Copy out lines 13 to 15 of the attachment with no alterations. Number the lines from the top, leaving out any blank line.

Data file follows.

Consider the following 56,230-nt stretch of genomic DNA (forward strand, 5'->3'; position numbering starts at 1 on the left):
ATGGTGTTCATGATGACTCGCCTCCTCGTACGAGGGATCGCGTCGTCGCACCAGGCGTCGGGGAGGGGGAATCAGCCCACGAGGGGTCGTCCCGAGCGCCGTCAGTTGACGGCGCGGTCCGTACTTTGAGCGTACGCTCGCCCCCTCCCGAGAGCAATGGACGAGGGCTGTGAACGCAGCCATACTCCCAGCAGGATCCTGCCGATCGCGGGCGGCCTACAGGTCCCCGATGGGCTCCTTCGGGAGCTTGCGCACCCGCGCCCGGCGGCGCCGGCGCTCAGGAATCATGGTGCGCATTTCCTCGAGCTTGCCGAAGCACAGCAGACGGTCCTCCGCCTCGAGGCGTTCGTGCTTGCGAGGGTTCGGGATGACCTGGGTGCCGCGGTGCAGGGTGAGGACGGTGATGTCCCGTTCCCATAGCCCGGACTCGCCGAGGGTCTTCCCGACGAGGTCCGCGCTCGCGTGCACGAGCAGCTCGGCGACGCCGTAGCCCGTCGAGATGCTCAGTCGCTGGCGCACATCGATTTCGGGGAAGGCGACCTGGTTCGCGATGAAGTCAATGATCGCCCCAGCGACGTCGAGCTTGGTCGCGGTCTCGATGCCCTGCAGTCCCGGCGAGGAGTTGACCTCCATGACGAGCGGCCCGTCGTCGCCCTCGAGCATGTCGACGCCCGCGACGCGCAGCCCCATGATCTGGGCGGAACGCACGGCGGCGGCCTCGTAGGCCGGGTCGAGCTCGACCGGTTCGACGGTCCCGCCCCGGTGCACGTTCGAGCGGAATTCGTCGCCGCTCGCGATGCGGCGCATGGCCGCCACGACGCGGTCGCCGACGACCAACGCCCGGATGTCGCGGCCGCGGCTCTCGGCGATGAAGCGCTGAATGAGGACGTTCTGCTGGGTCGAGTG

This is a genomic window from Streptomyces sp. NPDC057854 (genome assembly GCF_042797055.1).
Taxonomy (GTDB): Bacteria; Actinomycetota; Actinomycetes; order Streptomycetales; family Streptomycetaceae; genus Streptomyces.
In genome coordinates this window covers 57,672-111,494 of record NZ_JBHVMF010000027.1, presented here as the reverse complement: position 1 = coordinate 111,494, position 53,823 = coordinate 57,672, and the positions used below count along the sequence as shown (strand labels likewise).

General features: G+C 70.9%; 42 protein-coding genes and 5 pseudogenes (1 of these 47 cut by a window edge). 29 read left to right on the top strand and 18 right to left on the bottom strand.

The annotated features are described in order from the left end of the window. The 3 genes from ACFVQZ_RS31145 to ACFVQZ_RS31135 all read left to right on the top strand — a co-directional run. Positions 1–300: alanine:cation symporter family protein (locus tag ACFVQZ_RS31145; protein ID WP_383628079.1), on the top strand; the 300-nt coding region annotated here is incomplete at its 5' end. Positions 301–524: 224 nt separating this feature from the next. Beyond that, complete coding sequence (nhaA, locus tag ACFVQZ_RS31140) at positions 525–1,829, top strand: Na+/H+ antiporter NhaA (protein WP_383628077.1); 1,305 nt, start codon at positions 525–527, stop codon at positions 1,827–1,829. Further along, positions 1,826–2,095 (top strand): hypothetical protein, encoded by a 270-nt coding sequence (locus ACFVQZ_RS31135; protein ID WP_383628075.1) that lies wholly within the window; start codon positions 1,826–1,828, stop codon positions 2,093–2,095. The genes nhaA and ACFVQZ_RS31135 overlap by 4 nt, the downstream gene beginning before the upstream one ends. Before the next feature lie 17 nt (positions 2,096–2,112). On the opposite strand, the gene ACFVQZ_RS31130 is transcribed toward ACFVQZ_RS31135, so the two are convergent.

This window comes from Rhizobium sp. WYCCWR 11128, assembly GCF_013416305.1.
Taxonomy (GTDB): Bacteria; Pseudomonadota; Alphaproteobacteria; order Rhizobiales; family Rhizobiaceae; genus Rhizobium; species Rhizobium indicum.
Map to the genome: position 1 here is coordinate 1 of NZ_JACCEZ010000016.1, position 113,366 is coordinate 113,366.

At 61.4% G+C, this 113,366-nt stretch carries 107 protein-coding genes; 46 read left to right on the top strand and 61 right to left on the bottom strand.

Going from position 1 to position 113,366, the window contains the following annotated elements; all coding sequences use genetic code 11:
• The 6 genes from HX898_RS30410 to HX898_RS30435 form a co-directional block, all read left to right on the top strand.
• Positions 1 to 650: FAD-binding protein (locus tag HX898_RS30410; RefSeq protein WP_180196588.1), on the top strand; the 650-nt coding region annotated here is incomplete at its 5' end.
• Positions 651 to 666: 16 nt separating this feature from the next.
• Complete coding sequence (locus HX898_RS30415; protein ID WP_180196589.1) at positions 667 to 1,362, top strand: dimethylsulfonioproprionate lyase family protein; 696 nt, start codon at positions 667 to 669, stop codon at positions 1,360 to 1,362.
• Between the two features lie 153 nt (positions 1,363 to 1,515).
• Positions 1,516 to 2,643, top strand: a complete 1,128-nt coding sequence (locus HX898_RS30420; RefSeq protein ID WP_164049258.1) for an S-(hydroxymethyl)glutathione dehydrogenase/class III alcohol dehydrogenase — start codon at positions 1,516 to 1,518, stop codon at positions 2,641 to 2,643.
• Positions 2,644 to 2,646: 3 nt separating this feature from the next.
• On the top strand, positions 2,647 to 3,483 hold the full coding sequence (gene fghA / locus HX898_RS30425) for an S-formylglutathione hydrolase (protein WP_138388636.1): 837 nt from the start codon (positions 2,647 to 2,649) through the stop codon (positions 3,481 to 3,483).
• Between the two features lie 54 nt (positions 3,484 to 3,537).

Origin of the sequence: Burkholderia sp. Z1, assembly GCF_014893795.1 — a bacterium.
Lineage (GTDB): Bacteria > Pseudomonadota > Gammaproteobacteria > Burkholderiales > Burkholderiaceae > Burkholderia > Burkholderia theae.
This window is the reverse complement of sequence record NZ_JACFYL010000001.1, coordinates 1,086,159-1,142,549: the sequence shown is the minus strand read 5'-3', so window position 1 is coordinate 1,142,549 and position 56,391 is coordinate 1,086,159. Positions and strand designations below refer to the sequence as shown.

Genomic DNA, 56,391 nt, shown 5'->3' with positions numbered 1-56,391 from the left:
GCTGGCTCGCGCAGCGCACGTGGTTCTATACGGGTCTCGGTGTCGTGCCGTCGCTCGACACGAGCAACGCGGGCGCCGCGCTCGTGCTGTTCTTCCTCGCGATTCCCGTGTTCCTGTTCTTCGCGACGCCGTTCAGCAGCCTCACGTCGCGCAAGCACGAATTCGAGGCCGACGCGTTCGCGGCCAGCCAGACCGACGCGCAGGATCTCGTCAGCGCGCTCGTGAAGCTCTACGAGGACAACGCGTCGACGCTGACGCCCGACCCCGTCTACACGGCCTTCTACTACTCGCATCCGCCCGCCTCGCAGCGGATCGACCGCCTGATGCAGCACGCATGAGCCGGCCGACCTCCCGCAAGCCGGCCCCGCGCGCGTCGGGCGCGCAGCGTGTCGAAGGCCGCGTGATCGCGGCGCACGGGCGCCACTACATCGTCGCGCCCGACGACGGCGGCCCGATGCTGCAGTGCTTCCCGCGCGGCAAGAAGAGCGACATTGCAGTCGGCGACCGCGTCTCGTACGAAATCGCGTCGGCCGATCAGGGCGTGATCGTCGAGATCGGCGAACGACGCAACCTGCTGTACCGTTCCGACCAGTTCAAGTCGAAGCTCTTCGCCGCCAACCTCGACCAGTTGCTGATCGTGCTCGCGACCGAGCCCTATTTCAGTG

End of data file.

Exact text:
• The 6 genes from HX898_RS30410 to HX898_RS30435 form a co-directional block, all read left to right on the top strand.
• Positions 1 to 650: FAD-binding protein (locus tag HX898_RS30410; RefSeq protein WP_180196588.1), on the top strand; the 650-nt coding region annotated here is incomplete at its 5' end.
• Positions 651 to 666: 16 nt separating this feature from the next.